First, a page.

The Kaaba Kiswa, also known as Kiswat al-Ka’bah, is the black cloth that covers the Kaaba in Mecca, Saudi Arabia. It is draped annually on the 9th day of the month of Dhu al-Hijjah, the day pilgrims leave for the plains of Mount Arafat during the Hajj. The Kiswa is considered one of the most sacred objects in Islamic art, ritual, and worship due to the iconic designs and the quality of materials used in creating it.
The History of the Kiswa
The Kiswa has a long and rich history among the Islamic people. It is made from the highest quality silks and embroidered with gilt silver thread, making it a covering truly befitting Allah’s favorite shrine on earth. The Kiswa is in three main parts: the Sitaar (curtain) of the Kaaba door, the inner-lining curtain inside the Kaaba, and the ‘Hizam’ (the belt) of the Kaaba. All are made in an exclusive and specialized Kaaba Kiswa Factory where the most accurate and skillful levels of production are employed, whether in the actual material from which the Kiswa is made or the embroidery that is used on it.
The Cost of Making the Kiswa
The cost of making the Kaaba Kiswa is enormous, with a price tag of 20 million Saudi Riyals. The actual Kiswa is covered in golden silver wired embroidery, which protrudes from the Kiswa up to 2 centimeters, which is why this process cannot be mechanically done. The final phase is the preparation process for the Kiswa, which is done in a special workshop in the city of Makkah.
The Significance of the Kiswa
The Kaaba Kiswa is not just a piece of cloth; it is a symbol of the Islamic faith and a representation of the devotion of Muslims to Allah. The Kiswa is considered the finest piece of Islamic art in the world, and the care that is put into this holy “veil” is incredible, and is a true testament to the faith and dedication of the Muslims.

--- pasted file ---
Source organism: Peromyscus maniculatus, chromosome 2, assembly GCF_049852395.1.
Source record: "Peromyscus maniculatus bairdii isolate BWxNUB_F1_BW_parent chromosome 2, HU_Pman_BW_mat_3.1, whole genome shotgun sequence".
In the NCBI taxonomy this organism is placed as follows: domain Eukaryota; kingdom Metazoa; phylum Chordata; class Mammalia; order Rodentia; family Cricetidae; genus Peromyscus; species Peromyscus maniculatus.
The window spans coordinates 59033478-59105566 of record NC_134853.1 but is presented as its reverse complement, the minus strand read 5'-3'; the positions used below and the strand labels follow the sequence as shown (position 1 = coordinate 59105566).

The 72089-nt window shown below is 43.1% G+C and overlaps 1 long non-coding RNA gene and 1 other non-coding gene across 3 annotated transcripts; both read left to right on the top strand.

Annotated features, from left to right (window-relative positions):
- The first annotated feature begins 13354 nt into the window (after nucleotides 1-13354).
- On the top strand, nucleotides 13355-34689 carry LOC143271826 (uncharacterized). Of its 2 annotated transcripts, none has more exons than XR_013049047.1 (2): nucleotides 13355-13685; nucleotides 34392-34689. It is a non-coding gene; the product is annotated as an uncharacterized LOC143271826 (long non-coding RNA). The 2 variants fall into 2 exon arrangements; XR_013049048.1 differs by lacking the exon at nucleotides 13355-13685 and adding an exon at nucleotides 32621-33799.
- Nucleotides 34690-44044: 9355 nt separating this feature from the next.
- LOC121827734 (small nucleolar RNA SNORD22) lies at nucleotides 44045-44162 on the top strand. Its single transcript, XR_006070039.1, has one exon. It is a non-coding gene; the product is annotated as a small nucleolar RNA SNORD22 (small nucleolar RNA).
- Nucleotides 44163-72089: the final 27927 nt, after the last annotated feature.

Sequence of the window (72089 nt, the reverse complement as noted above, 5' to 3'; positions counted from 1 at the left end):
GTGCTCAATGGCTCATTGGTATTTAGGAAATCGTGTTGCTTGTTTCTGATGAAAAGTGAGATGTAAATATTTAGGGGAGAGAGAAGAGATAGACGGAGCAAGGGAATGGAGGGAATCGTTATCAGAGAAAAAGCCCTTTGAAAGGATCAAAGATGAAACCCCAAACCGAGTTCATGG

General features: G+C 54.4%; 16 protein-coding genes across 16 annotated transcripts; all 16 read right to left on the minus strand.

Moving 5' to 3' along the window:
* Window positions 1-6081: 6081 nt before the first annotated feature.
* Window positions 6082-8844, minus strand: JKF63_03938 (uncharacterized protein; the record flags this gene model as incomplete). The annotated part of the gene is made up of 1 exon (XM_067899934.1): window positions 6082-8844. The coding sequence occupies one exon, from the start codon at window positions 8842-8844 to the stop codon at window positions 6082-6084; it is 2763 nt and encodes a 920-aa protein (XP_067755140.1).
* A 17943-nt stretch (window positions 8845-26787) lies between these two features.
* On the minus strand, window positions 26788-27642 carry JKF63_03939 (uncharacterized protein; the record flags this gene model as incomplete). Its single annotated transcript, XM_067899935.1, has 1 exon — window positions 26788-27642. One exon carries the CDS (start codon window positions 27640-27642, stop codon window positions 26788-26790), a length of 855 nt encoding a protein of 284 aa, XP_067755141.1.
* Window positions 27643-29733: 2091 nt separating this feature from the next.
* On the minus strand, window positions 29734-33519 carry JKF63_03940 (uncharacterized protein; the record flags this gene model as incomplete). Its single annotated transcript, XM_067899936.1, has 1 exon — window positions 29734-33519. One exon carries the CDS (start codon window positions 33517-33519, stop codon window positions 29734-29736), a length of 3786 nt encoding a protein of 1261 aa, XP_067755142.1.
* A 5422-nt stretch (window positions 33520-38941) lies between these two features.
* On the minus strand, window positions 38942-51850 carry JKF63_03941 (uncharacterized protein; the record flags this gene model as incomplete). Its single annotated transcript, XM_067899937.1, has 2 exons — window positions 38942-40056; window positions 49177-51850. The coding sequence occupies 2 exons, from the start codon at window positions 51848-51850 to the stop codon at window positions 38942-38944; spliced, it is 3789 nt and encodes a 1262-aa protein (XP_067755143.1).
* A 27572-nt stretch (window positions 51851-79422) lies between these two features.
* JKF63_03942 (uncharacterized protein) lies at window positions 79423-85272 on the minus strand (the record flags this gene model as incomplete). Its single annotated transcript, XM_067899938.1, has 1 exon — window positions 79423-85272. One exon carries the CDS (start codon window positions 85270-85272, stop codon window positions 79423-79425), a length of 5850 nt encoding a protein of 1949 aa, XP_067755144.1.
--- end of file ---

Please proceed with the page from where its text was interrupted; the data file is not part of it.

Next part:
The Raising of the Kiswa
The Kaaba Kiswa is raised every year on or after 15 Dhul Qadah, which corresponds to the white ceremonial robes of the pilgrims and signifies entrance into a sacred state (iḥrām). The raising of the Kiswa is done to protect it from damage by the huge crowds that align during the Hajj season and has become very tough to control the crowd during peak hours. During the Hajj, pilgrims try to touch the Holy Kaaba, which may damage the Kiswa as some people even try to pluck out the threads. Some people even try to tear the Kiswa to take the blessed piece along with them. The Kiswa is raised to 3 meters yearly to stop the damage to the Kaaba cloth.
The Changing Colors of the Kiswa
The colors of the Kaaba Kiswa have changed over the centuries. During the Abbasid era (750-1258 AD), the Kaaba was covered once with white cloth and once with red cloth, while the Seljuk Sultan (1037-1194 AD) covered it with yellow brocade. The Abbasid Caliph Al-Nassir (1180-1225 AD) changed the Kiswa’s color to green and later to black brocade, and this has remained its color to the present day.
In conclusion, the Kaaba Kiswa is not just a religious artifact; it is also a cultural and historical one. The Kiswa is a true representation of the beauty and richness of Islamic culture and history. The Kiswa has a long and rich history among the Islamic people, and the care that is put into this holy “veil” is incredible, and is a true testament to the faith and dedication of the Muslims. The raising of the Kiswa is done to protect it from damage by the huge crowds that align during the Hajj season, and the colors of the Kiswa have changed over the centuries. The Kiswa is a true representation of the beauty and richness of Islamic culture and history.